In the middle of the United States things are a bit different than on either coast. The middle of the States, while being tornado alley, is also home to much of our food production, including cattle, corn, and wheat. In this story Summer belongs to a wheat harvesting family, not a wheat farming family, but a wheat harvesting family. Summer’s family is also Japanese.
At the beginning of the book we find that it has been a year of bad luck. Summer got a case of malaria, which is quite rare int he United States. She was sick for the longest time. Her parents have gone back to Japan to take care of her great-grandparents while they die. Summer and her brother Jaz are left with their grandparents.
Jaz does not have any friends. As the story progresses it’s evident that something is wrong with Jaz. The way he acts sounds an awfully lot like autism. They hold a party for Jaz, but no one comes. Soon it is harvest time. Jichan, Summer’s grandfather, will drive a combine to harvest wheat and Obachan, her grandmother, will be the cook for the harvesters.
The process is hard on both grandparents. Obachan has an old back injury that gives her much pain. Jichan becomes ill part of the way through harvest. They both push forward though because they know they need the money, while arguing all the time. Summer and Jaz are there along with their grandparents. They stay in an RV on site. Summer’s dog kills some chickens when she isn’t paying attention. Her grandparents try to teach her about being a good person. Sometimes Summer listens sometimes she doesn’t. Meanwhile Jaz knows he is different and asks his sister why people don’t like him.
At one point Summer must drive a combine herself to get the wheat harvested in time. She learns that her luck can change.
What I liked
There is a bit of a culture clash in this story and it’s an interesting one. The Japanese culture meets the middle-America harvesting and farming culture. If you go to Japan, out of the cities, you will find that many Japanese people farm or garden. Most people in the more rural areas have some sort of garden especially in Okinawa. Farming and growing things is a way of life for Japanese people, but it’s not quite on such a grand scale as the farms in the middle of America. In Okinawa, everyone has their little patch of land, or pots, where they grow the things they want to grow. It’s not enough to sustain an entire family, but it helps. In the middle of America, one farm sustains thousands of people.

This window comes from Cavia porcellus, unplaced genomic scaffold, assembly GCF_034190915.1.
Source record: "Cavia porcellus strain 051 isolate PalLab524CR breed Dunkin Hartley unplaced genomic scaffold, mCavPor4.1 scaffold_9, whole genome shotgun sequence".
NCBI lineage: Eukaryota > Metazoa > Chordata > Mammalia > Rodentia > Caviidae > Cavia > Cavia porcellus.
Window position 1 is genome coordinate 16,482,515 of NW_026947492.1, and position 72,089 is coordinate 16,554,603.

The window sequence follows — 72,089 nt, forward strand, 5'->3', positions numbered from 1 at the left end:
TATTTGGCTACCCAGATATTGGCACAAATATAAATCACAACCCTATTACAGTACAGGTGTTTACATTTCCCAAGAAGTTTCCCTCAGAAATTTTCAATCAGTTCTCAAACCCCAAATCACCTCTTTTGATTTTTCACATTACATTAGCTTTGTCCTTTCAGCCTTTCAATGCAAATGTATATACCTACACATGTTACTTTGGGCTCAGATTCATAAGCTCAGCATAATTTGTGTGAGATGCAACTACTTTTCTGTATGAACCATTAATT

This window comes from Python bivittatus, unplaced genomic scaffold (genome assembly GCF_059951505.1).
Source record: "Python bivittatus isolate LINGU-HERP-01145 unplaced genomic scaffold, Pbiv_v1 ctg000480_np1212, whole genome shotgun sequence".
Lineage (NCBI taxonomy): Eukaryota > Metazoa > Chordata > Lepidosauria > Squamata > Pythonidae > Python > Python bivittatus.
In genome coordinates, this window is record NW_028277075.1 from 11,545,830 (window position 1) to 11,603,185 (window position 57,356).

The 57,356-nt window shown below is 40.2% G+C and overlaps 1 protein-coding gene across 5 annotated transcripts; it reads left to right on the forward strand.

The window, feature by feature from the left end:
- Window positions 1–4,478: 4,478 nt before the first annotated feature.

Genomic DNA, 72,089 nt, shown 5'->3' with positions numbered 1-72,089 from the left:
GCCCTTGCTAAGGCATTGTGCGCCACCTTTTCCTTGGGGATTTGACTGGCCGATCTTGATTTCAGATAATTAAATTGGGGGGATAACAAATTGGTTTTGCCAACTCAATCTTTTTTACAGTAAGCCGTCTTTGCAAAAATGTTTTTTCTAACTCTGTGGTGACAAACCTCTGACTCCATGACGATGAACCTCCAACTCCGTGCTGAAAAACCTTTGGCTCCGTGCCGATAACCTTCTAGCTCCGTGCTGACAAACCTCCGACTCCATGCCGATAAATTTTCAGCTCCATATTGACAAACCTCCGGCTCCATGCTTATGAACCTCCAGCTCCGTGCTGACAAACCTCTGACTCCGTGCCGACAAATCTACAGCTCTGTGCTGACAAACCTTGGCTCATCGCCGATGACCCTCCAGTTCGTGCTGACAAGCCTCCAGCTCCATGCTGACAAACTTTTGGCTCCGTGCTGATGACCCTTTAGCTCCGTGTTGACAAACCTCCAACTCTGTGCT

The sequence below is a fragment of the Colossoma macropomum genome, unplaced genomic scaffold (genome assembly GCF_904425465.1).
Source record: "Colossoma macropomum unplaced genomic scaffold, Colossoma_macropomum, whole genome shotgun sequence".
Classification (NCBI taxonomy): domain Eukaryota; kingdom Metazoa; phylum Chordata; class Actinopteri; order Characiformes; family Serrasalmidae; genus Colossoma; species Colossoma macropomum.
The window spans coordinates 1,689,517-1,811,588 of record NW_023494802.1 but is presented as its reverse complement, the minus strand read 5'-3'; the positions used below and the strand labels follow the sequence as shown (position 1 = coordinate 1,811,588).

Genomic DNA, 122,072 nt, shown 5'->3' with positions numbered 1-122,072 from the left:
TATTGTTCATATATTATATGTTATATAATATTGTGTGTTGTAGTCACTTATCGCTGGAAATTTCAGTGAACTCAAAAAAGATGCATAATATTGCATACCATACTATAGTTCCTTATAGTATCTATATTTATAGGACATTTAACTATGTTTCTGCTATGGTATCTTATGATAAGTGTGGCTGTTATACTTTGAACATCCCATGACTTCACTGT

So in the end, this whole thing may be familiar to Summer’s family, but only in a certain manner. They’ve learned how to adapt to the world they live in now.
Summer tries to be good, but she’s still just a kid. There are lots of things she still has to figure out and by the end of the book she knows this is true. She knows she has a lot of growing up to do, but she’ll eventually figure out where she is supposed to be in life and what she’s about. Let me tell you something, it’s quite rare that a teenager figures out that they’re not quite who they’re supposed to be yet as a teenager. Teenagers think they know everything and that they’ll never change their attitudes or ideas. Summer is a rare student who learns that the Summer she is now isn’t the Summer she’s going to end up as.
What I didn’t like
This book contained an awfully lot about wheat. First of all, I can’t eat wheat. Second of all, due to certain aspects of my upbringing I know way more about wheat than I should, really. I know how to store it. I know how to grind it. I know how to make cereal out of it. I know that people make things like “wheatballs” out of it; it’s like meatballs, but with 100% more gluten. What I’m trying to say is that I’m wheated out. I don’t want to read about wheat. I have seriously heard about enough wheat in my life. In fact, I have wheat in my house, not that I can eat it, but I have some. You never know when the apocalypse is going to happen and you’re going to have to spend the rest of your living life being sick to the stomach because the only thing you have to eat is red winter wheat. I guess it’s survival of the fittest. All the people with wheat allergies and celiac disease will die off during the apocalypse and it will leave a new breed of people who survive solely on red winter wheat. They’ll graze on it like cows. They’ll be called “the wheat people.”
I’ve gotten a bit off topic, but overall, I’m tired of hearing about wheat. Wheat can go fly a kite, especially the Monsanto stuff.
Oh and, DEET, Summer uses it all the time. DO NOT PUT DEET ON YOUR SKIN. Go for more natural remedies. That stuff is bad news. Get yourself some citronella oil from the health food store and mix it with a carrier oil, then spray that on yourself for insect repellant. Don’t put nasty Monsanto or other similarly big agri/pharma derived chemicals on your skin.
I like Summer. She’s a good kid. I hope she goes far in life and I hope Jaz figures out where his place is as well.
Would you eat wheatballs instead of meatballs?
If you could not eat wheat and the apocalypse happened, what measures would you take to ensure your survival in a world of preppers who stored up tons of red winter wheat?
combines, cynthia kadohata, driving a combine, farming wheat, grandparents, harvesting wheat, japan, japanese americans, jaz, jichan, malaria, obachan, summer, the thing about luck, The Thing About Luck by Cynthia Kadohata, wheat
Coming of age, Family dynamics, Fiction, Finding Your Self, Kadohata-Cynthia, Romantic Fiction, Social Commentary, Young Adult